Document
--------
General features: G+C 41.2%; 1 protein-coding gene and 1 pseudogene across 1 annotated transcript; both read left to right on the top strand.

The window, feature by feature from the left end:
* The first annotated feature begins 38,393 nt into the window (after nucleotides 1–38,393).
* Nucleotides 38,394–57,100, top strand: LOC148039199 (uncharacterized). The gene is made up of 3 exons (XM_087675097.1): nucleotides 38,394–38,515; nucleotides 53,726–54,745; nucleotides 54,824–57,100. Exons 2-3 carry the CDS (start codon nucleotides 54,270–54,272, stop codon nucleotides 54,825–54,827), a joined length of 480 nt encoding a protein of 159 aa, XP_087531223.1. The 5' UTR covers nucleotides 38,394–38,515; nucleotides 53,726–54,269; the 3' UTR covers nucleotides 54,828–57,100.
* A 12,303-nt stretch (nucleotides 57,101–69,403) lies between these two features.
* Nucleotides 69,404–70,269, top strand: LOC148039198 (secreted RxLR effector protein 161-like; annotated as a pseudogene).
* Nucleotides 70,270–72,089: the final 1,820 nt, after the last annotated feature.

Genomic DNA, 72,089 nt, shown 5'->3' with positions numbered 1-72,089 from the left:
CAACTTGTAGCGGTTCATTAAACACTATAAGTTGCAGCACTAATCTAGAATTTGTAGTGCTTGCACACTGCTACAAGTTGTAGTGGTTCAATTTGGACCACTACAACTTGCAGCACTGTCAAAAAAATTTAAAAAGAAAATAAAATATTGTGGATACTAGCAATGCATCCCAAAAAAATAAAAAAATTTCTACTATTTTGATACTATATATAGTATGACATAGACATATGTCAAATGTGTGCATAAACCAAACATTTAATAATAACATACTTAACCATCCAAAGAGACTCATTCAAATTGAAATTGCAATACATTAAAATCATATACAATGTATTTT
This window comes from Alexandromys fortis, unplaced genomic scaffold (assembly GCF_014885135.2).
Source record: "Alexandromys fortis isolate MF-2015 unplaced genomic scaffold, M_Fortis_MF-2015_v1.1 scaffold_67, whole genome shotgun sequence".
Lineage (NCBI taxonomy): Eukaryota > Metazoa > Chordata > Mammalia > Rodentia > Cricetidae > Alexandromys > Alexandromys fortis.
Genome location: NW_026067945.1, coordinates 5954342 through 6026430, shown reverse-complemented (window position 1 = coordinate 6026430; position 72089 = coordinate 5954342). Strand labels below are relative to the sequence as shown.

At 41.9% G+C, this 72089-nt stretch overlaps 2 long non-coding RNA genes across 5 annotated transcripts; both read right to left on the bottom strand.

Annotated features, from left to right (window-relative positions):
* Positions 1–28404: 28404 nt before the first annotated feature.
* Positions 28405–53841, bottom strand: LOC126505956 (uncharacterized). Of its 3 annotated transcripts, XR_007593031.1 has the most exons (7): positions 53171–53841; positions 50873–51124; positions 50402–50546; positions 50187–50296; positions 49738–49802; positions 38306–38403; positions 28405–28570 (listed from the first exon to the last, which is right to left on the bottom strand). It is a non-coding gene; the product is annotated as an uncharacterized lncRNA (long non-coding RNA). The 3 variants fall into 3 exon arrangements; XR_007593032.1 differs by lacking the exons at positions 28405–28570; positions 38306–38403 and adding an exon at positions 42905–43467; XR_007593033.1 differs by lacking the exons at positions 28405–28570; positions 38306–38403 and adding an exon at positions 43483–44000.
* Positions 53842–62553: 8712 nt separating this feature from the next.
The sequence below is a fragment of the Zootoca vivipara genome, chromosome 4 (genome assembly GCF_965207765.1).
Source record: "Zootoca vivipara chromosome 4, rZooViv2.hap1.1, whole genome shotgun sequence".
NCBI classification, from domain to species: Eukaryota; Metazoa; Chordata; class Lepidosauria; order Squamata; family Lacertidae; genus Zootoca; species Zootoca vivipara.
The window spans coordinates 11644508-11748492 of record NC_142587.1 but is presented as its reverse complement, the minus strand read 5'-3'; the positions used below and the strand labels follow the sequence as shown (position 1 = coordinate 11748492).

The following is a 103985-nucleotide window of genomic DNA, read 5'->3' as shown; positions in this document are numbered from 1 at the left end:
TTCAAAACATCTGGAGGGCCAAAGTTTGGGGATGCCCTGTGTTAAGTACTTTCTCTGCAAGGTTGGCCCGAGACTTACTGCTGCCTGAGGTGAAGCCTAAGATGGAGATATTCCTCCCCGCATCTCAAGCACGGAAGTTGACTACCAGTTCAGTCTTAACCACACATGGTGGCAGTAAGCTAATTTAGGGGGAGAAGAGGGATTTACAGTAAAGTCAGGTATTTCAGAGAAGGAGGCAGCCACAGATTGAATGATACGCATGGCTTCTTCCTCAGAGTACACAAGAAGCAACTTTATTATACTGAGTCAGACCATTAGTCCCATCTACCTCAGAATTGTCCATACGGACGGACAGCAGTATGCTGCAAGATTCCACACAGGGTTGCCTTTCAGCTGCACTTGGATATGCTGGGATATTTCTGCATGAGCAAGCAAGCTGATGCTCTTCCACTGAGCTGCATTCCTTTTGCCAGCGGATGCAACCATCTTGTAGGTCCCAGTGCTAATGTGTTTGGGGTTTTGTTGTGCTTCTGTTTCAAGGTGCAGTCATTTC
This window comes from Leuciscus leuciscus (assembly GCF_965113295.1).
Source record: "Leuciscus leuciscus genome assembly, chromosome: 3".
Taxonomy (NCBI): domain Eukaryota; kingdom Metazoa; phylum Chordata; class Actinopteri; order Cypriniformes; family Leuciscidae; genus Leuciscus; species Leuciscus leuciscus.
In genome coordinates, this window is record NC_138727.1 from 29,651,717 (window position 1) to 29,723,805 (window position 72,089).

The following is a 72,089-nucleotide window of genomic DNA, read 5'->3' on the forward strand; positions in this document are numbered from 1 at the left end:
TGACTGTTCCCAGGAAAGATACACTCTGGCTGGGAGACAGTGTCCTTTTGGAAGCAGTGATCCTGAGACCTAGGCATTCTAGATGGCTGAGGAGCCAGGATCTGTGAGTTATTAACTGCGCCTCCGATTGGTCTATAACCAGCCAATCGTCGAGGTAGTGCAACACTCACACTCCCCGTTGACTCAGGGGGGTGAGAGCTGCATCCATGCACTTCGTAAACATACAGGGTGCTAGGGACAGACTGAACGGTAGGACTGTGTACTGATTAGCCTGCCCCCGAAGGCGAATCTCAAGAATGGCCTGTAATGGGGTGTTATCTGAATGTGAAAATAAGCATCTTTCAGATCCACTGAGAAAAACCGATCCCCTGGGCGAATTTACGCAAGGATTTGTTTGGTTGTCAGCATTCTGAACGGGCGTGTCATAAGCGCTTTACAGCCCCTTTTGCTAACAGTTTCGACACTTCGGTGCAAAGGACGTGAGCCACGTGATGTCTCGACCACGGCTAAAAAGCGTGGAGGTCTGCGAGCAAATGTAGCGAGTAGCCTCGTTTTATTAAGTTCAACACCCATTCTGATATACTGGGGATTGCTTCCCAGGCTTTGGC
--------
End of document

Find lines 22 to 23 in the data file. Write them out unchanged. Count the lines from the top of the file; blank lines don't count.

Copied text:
The window spans coordinates 11644508-11748492 of record NC_142587.1 but is presented as its reverse complement, the minus strand read 5'-3'; the positions used below and the strand labels follow the sequence as shown (position 1 = coordinate 11748492).

The following is a 103985-nucleotide window of genomic DNA, read 5'->3' as shown; positions in this document are numbered from 1 at the left end: